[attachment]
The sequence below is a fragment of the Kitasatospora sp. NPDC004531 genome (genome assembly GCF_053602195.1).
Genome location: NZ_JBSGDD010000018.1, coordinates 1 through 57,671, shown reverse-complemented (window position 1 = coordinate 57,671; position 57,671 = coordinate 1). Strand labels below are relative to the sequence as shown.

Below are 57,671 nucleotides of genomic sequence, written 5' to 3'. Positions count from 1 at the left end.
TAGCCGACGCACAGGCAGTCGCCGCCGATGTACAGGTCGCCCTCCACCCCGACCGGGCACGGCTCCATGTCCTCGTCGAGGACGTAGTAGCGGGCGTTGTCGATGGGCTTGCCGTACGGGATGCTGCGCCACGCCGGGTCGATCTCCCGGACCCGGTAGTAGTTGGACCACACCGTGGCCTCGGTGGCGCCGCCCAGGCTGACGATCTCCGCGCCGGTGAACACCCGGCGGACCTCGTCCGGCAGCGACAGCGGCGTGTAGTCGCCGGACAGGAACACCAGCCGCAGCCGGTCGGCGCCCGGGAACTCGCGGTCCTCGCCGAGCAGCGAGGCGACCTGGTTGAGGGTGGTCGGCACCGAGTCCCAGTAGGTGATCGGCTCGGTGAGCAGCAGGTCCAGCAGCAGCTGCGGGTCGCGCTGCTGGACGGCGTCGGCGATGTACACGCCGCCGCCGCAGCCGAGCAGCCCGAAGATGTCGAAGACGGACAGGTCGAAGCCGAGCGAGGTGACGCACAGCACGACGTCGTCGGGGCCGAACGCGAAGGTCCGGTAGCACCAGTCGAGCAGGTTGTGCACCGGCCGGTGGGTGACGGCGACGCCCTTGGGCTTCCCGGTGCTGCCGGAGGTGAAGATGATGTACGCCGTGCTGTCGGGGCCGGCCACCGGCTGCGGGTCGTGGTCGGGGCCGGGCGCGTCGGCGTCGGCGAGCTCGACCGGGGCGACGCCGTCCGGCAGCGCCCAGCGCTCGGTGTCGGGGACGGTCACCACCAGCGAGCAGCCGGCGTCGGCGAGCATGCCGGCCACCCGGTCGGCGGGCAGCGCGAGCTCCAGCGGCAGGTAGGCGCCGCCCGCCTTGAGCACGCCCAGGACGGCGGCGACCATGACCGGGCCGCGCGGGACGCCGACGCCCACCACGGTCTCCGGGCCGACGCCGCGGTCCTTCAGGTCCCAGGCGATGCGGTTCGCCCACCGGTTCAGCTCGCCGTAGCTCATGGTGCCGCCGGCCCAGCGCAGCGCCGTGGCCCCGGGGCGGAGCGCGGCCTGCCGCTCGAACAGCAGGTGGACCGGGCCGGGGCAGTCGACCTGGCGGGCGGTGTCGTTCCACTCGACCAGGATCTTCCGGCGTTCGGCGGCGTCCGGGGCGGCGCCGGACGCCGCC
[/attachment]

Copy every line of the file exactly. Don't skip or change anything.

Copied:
The sequence below is a fragment of the Kitasatospora sp. NPDC004531 genome (genome assembly GCF_053602195.1).
Genome location: NZ_JBSGDD010000018.1, coordinates 1 through 57,671, shown reverse-complemented (window position 1 = coordinate 57,671; position 57,671 = coordinate 1). Strand labels below are relative to the sequence as shown.

Below are 57,671 nucleotides of genomic sequence, written 5' to 3'. Positions count from 1 at the left end.
TAGCCGACGCACAGGCAGTCGCCGCCGATGTACAGGTCGCCCTCCACCCCGACCGGGCACGGCTCCATGTCCTCGTCGAGGACGTAGTAGCGGGCGTTGTCGATGGGCTTGCCGTACGGGATGCTGCGCCACGCCGGGTCGATCTCCCGGACCCGGTAGTAGTTGGACCACACCGTGGCCTCGGTGGCGCCGCCCAGGCTGACGATCTCCGCGCCGGTGAACACCCGGCGGACCTCGTCCGGCAGCGACAGCGGCGTGTAGTCGCCGGACAGGAACACCAGCCGCAGCCGGTCGGCGCCCGGGAACTCGCGGTCCTCGCCGAGCAGCGAGGCGACCTGGTTGAGGGTGGTCGGCACCGAGTCCCAGTAGGTGATCGGCTCGGTGAGCAGCAGGTCCAGCAGCAGCTGCGGGTCGCGCTGCTGGACGGCGTCGGCGATGTACACGCCGCCGCCGCAGCCGAGCAGCCCGAAGATGTCGAAGACGGACAGGTCGAAGCCGAGCGAGGTGACGCACAGCACGACGTCGTCGGGGCCGAACGCGAAGGTCCGGTAGCACCAGTCGAGCAGGTTGTGCACCGGCCGGTGGGTGACGGCGACGCCCTTGGGCTTCCCGGTGCTGCCGGAGGTGAAGATGATGTACGCCGTGCTGTCGGGGCCGGCCACCGGCTGCGGGTCGTGGTCGGGGCCGGGCGCGTCGGCGTCGGCGAGCTCGACCGGGGCGACGCCGTCCGGCAGCGCCCAGCGCTCGGTGTCGGGGACGGTCACCACCAGCGAGCAGCCGGCGTCGGCGAGCATGCCGGCCACCCGGTCGGCGGGCAGCGCGAGCTCCAGCGGCAGGTAGGCGCCGCCCGCCTTGAGCACGCCCAGGACGGCGGCGACCATGACCGGGCCGCGCGGGACGCCGACGCCCACCACGGTCTCCGGGCCGACGCCGCGGTCCTTCAGGTCCCAGGCGATGCGGTTCGCCCACCGGTTCAGCTCGCCGTAGCTCATGGTGCCGCCGGCCCAGCGCAGCGCCGTGGCCCCGGGGCGGAGCGCGGCCTGCCGCTCGAACAGCAGGTGGACCGGGCCGGGGCAGTCGACCTGGCGGGCGGTGTCGTTCCACTCGACCAGGATCTTCCGGCGTTCGGCGGCGTCCGGGGCGGCGCCGGACGCCGCC